Warburton, Eliot
Travels in Egypt and the Holy Land, or, The crescent and the cross: comprising the romance and realities of eastern travel — Philadelphia, 1859

Page: 223
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License: Public Domain Mark Use / Order
1 cm
chap. xxviii.]





Then came they forth, from that which now might seem
A gorgeous grave; through portals sculptured deep,
With imagery beautiful as dreams,
They went, and left the shades which tend on sleep,
Over its unregarded dead to keep

Their silent watch.......

Then there came temples, such as mortal hand
Has never built; nor ecstasy, nor dream,
Reared in the cities of enchanted land.

Shelley : Revolt of Islam

We had scarcely reached our boat when we saw the governor
of Esneh coming after us ; he entreated us to drop down the
river to a little distance, and then resigned himself to the de-
lights of his pipe and our Maraschino. He said the English
were the most ingenious people in the world to make such liquor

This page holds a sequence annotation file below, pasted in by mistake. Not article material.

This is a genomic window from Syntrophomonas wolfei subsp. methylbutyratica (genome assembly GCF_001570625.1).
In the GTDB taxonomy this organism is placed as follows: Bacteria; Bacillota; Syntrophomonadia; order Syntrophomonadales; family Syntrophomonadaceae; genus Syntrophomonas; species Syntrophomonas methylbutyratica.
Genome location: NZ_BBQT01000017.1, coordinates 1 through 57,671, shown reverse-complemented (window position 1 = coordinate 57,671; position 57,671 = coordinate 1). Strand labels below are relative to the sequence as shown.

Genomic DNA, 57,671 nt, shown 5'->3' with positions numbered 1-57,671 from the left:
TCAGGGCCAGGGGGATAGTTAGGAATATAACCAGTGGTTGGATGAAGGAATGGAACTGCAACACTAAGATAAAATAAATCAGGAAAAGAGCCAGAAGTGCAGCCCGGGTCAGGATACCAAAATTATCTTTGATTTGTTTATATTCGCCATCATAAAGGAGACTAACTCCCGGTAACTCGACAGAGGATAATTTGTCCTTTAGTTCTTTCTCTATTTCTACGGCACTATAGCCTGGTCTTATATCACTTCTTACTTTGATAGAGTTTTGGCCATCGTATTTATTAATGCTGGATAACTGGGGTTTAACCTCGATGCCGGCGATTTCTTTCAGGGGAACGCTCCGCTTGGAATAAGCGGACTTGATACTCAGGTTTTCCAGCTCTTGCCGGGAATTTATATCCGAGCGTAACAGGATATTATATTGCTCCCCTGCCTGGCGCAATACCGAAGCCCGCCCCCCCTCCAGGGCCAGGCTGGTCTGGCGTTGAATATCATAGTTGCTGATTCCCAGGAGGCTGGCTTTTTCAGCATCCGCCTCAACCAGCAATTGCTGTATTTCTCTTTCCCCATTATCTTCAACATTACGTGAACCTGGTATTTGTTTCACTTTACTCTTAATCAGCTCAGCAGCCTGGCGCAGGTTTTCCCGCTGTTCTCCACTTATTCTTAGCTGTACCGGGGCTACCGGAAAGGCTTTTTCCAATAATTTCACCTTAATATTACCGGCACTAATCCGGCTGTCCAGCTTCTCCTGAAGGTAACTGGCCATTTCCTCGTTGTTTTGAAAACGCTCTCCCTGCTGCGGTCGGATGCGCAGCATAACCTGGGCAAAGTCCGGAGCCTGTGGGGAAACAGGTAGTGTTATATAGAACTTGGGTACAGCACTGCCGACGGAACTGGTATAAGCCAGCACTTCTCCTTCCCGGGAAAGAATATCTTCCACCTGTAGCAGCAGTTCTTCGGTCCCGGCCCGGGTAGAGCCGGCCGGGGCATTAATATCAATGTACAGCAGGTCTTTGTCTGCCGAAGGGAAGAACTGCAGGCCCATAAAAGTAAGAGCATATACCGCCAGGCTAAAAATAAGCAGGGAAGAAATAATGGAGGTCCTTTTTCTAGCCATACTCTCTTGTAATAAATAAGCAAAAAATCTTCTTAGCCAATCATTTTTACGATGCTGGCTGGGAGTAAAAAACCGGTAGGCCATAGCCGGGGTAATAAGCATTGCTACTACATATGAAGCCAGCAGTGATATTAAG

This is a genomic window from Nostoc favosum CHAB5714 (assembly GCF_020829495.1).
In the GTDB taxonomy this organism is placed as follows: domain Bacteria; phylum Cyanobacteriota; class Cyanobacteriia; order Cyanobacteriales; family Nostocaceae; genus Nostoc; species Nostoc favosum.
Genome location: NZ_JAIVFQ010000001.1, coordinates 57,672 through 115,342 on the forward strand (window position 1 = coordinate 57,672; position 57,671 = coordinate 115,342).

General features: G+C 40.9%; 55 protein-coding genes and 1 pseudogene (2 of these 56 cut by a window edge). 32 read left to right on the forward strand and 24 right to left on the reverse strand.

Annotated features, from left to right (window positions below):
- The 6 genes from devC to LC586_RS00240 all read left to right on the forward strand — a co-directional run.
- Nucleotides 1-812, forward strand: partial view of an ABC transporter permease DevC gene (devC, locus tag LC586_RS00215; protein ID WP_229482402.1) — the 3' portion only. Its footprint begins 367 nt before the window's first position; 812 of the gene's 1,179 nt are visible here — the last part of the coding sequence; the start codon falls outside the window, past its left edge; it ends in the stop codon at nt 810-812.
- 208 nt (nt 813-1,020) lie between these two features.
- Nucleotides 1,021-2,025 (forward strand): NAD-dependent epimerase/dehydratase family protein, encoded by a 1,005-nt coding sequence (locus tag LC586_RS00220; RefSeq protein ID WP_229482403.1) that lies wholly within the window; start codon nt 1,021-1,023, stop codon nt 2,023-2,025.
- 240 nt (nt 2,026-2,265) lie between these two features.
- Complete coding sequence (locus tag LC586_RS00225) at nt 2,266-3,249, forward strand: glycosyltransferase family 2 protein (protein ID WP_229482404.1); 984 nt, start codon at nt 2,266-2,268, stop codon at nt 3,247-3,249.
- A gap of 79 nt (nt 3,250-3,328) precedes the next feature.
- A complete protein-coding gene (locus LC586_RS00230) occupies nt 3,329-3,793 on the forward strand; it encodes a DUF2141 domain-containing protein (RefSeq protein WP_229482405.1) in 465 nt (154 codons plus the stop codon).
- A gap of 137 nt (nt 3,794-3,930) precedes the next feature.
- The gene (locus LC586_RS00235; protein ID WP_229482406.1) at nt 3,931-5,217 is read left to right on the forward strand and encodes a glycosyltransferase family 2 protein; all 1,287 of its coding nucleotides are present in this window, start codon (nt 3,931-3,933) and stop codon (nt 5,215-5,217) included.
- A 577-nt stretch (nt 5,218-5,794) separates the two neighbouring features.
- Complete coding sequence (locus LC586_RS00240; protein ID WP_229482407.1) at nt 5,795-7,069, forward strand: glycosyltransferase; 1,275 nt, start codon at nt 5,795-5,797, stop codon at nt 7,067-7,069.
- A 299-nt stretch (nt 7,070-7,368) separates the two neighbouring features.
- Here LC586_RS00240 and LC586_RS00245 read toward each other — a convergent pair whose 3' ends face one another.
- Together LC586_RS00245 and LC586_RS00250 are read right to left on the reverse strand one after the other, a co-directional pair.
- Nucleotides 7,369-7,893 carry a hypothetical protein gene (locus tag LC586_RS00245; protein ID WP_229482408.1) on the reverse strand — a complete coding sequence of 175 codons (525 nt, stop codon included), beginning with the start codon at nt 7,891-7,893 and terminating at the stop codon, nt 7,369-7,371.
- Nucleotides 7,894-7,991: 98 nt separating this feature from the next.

(which, he thought, was brewed in London like Double X), and
that the people who built Thebes were fools compared to the
men who could make a drink like this. He stayed with us for
about an hour,—to our great inconvenience ; and then departed
with a bottle in his janissary's hand, and another within his own
capacious girdle, that made him for the time indifferent to all
the Arnaouts of Albania.

We were now en route for mighty Thebes, and grudged even
the hour that was devoted to an inspection of the beautiful tem-
ple of Herment, or Hermonthis. This was built by Cleopatra,
in honor of her having given birth to CEesarion. It is richly
adorned with painting and sculpture, containing every possible
illustration of the " interesting event " it commemorates. Me-
hemet Ali has used this beautiful building as a granary, for
some time ; and its columns and entablatures have been forced
into the more active service of life, in the shape of bridges and
loading ...